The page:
Natural radioactivity and chemical concentrations in Egyptian groundwater
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Measurements of natural radioactivity in drinking water have been performed in many parts of the world, mostly for assessment of the doses and risk resulting from consuming water. A study of the radionuclide and chemical components in groundwater from Beni Suef Governate, Egypt has been carried out. Fifty water samples were analyzed by gamma ray spectroscopy to determine the 226Ra, 232Th, and 40K concentrations; major elements, pH, alkalinity, and conductivity were also measured. The specific activity values ranged from 0.008 to 0.040 Bq/l for 226Ra, from 0.003 to 0.019 Bq/l for 232Th, and from 0.025 to 0.344 Bq/l for 40K. The annual ingestions of these radionuclides, using local consumption rates (average over the whole population) of 1.5 l day − 1, were estimated to be 8.59, 4.86, and 83.47 Bq year − 1 for 226Ra, 232Th, and 40K, respectively. The estimated values and weighted means of these radionuclides compare well with the world average. The estimated effective doses from drinking water were found to be 2.4 μSv year − 1 (226Ra), 1.1 μSv year − 1 (232Th), and 0.51 μSv year − 1 (40K). Contribution of these radionuclides to the committed effective dose from 1 year consumption of drinking water is estimated to be only 4%.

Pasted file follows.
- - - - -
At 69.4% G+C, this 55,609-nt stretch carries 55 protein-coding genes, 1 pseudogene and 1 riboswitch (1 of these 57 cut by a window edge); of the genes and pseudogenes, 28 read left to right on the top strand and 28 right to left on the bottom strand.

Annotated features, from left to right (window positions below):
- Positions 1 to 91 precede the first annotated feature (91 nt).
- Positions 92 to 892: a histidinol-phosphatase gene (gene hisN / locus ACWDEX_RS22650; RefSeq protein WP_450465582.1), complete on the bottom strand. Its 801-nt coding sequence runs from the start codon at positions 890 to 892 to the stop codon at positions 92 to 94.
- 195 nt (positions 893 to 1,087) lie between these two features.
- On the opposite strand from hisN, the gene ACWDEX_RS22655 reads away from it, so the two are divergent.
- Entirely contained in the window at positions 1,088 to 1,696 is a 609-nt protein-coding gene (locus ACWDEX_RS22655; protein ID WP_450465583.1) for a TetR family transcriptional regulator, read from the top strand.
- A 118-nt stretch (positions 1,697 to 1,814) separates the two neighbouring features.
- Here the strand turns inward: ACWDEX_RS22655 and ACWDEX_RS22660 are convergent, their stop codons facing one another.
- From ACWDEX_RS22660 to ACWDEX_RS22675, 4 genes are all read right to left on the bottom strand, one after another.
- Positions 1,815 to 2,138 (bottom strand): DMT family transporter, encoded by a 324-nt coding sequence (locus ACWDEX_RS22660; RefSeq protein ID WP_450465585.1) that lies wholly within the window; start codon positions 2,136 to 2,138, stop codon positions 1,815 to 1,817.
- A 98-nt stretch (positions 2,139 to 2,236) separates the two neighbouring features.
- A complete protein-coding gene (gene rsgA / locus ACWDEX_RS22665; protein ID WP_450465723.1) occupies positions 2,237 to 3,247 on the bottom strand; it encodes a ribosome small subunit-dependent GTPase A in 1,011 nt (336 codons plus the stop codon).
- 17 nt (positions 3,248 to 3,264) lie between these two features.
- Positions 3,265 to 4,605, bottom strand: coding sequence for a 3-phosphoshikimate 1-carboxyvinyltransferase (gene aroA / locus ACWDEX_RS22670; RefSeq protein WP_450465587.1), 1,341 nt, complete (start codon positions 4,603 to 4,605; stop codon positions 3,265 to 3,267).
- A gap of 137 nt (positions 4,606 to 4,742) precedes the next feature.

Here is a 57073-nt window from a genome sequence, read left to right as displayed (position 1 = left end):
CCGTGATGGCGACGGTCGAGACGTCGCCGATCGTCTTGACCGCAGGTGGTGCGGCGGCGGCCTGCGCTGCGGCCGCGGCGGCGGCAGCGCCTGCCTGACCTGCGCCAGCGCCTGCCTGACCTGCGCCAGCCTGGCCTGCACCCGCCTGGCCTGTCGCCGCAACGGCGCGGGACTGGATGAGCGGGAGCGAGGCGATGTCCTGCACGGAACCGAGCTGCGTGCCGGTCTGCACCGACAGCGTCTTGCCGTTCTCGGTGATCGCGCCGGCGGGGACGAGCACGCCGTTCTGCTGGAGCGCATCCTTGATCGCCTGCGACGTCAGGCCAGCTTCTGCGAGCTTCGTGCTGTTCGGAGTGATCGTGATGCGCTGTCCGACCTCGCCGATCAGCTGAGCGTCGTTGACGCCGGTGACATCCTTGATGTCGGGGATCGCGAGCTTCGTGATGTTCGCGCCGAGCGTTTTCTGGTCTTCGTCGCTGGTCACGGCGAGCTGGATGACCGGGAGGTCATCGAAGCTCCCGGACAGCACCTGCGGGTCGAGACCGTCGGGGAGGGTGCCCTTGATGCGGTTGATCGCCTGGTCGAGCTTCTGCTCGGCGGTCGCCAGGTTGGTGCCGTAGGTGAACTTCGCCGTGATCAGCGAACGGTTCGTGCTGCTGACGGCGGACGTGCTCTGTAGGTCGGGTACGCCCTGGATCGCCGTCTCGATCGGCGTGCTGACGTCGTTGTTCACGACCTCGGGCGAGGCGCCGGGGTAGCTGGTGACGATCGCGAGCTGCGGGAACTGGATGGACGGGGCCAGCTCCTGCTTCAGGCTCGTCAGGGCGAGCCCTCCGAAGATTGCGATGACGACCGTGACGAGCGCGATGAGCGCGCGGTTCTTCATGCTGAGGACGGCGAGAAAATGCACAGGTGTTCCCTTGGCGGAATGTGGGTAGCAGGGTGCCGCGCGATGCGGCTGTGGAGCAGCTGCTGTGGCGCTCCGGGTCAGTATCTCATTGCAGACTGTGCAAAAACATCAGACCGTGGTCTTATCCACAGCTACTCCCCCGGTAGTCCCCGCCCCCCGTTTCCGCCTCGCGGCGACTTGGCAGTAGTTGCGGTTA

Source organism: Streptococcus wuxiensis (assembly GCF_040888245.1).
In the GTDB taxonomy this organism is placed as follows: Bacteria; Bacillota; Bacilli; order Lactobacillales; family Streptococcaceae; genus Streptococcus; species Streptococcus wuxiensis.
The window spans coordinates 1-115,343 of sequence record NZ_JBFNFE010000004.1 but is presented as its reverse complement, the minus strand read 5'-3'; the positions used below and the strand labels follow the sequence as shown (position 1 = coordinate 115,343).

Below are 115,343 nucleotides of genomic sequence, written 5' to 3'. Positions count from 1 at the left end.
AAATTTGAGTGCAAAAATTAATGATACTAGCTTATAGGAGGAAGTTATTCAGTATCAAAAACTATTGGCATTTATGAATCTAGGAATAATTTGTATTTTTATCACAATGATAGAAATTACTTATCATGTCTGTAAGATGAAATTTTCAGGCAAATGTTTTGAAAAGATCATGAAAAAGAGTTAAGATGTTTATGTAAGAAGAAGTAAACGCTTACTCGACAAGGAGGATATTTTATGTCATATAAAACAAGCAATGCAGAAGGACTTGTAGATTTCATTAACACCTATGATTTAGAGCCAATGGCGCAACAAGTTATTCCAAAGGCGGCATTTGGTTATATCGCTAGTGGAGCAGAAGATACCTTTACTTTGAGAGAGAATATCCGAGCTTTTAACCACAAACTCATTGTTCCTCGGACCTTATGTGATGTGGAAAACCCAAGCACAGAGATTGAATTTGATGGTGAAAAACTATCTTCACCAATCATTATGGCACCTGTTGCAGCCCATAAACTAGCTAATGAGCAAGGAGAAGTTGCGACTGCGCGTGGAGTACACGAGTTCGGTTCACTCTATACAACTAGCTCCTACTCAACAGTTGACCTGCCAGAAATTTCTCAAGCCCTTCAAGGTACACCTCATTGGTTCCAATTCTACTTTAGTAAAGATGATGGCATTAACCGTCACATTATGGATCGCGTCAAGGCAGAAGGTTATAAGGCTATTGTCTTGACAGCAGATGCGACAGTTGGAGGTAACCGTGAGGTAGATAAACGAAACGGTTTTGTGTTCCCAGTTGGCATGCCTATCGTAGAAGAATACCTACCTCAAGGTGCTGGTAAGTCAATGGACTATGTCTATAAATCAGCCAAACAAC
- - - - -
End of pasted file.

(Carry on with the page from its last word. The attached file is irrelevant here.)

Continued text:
KeywordsGroundwater Natural radioactivity Dose assessment Chemical contents Beni Suef
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